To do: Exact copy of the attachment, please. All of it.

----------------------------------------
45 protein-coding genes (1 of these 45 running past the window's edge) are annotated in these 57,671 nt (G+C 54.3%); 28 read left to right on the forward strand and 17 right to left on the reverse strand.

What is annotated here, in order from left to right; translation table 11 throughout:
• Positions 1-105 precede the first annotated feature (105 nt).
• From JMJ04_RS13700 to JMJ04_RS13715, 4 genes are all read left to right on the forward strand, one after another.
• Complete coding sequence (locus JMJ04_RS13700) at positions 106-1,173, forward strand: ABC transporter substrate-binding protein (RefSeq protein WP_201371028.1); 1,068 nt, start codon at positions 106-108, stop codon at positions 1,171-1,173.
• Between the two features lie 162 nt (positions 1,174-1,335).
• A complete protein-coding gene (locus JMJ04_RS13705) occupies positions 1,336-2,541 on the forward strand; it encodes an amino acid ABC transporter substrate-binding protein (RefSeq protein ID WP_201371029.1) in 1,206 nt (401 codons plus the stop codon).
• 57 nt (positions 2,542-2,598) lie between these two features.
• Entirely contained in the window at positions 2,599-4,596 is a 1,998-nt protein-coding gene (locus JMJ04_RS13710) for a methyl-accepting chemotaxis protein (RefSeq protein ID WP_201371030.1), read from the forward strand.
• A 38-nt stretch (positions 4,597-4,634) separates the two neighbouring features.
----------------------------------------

45 protein-coding genes (1 of these 45 running past the window's edge) are annotated in these 57,671 nt (G+C 54.3%); 28 read left to right on the forward strand and 17 right to left on the reverse strand.

What is annotated here, in order from left to right; translation table 11 throughout:
• Positions 1-105 precede the first annotated feature (105 nt).
• From JMJ04_RS13700 to JMJ04_RS13715, 4 genes are all read left to right on the forward strand, one after another.
• Complete coding sequence (locus JMJ04_RS13700) at positions 106-1,173, forward strand: ABC transporter substrate-binding protein (RefSeq protein WP_201371028.1); 1,068 nt, start codon at positions 106-108, stop codon at positions 1,171-1,173.
• Between the two features lie 162 nt (positions 1,174-1,335).
• A complete protein-coding gene (locus JMJ04_RS13705) occupies positions 1,336-2,541 on the forward strand; it encodes an amino acid ABC transporter substrate-binding protein (RefSeq protein ID WP_201371029.1) in 1,206 nt (401 codons plus the stop codon).
• 57 nt (positions 2,542-2,598) lie between these two features.
• Entirely contained in the window at positions 2,599-4,596 is a 1,998-nt protein-coding gene (locus JMJ04_RS13710) for a methyl-accepting chemotaxis protein (RefSeq protein ID WP_201371030.1), read from the forward strand.
• A 38-nt stretch (positions 4,597-4,634) separates the two neighbouring features.